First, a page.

- FireDaemon would probably work, it's not free.
- JSL (Java Service Launcher) would probably work too. I couldn't find the documentation when I first looked at it.
- JSmooth might also work, I missed it the first time.
At this point I was left with only WinRun4J as an option. I discovered that you have to write a service class, using their JAR, to run your application as a service, so I wrote one. I had to bodge the classpath to compile it, since Tika uses Maven and WinRun4J isn't available in Maven repositories.
Then I wasted an hour with an undocumented problem when I added the
service.class to my
winrun4j.ini without removing the
main.class entry, causing this misleading error message:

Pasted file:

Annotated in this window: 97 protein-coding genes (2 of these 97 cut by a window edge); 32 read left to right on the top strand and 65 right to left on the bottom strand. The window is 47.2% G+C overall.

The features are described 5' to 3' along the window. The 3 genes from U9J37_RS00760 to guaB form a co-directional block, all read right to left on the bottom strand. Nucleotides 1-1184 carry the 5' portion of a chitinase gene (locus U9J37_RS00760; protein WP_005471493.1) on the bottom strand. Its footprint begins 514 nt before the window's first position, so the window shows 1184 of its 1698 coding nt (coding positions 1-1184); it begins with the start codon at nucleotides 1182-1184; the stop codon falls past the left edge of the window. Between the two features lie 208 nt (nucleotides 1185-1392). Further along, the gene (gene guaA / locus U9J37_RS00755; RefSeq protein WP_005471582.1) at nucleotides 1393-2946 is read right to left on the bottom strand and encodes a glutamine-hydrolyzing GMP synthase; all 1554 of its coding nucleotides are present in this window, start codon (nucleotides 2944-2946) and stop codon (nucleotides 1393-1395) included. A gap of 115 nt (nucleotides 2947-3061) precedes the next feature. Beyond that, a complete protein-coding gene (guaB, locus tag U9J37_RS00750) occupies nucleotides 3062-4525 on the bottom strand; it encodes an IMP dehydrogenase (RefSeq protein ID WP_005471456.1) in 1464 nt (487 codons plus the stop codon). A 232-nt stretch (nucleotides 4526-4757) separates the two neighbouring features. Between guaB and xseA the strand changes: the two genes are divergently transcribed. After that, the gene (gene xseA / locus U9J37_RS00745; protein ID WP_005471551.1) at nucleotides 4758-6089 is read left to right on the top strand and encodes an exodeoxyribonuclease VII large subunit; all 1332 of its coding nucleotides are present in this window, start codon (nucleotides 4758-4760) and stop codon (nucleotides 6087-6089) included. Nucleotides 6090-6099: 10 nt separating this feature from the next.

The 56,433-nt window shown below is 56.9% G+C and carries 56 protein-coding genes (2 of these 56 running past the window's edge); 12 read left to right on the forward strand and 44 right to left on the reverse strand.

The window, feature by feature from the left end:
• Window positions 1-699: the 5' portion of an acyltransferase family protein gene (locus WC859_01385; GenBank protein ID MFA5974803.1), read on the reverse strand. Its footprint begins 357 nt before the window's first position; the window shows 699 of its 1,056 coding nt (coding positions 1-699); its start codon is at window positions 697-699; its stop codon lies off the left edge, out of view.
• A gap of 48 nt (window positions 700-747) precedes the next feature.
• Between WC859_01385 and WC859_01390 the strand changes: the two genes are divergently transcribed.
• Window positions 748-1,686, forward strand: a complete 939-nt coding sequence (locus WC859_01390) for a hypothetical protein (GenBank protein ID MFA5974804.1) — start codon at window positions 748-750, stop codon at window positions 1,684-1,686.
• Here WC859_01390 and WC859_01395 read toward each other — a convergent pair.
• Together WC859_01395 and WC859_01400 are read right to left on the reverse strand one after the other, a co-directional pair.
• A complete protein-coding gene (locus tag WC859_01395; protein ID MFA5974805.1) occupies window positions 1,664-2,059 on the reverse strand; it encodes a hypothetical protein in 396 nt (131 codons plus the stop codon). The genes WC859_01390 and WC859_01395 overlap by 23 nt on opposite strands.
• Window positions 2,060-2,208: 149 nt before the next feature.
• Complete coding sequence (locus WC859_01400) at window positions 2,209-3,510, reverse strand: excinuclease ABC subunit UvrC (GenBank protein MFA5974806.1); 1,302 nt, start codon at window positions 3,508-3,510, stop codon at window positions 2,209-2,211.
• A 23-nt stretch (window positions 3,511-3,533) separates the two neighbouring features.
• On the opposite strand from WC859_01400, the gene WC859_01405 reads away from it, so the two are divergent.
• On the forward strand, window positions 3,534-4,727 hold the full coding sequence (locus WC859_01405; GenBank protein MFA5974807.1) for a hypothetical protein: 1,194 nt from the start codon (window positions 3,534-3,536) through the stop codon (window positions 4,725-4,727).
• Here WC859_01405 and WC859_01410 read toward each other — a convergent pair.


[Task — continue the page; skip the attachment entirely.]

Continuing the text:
[err] Could not find service class java.lang.NoClassDefFoundError: org.apache.tika.server.TikaServiceWinRun4J
After solving that one, I came to a problem that I couldn't solve:
SEVERE: Can't start java.lang.NullPointerException at com.sun.jersey.core.spi.scanning.PackageNamesScanner$ResourcesProvider$1.getResources(PackageNamesScanner.java:170) at com.sun.jersey.core.spi.scanning.PackageNamesScanner.scan(PackageNamesScanner.java:135) at com.sun.jersey.api.core.ScanningResourceConfig.
(ScanningResourceConfig.java:80) at com.sun.jersey.api.core.PackagesResourceConfig. (PackagesResourceConfig.java:104) at com.sun.jersey.api.core.PackagesResourceConfig. (PackagesResourceConfig.java:78) at TikaServiceWinRun4J.serviceMain(TikaServiceWinRun4J.java:83) [info] Service method completed...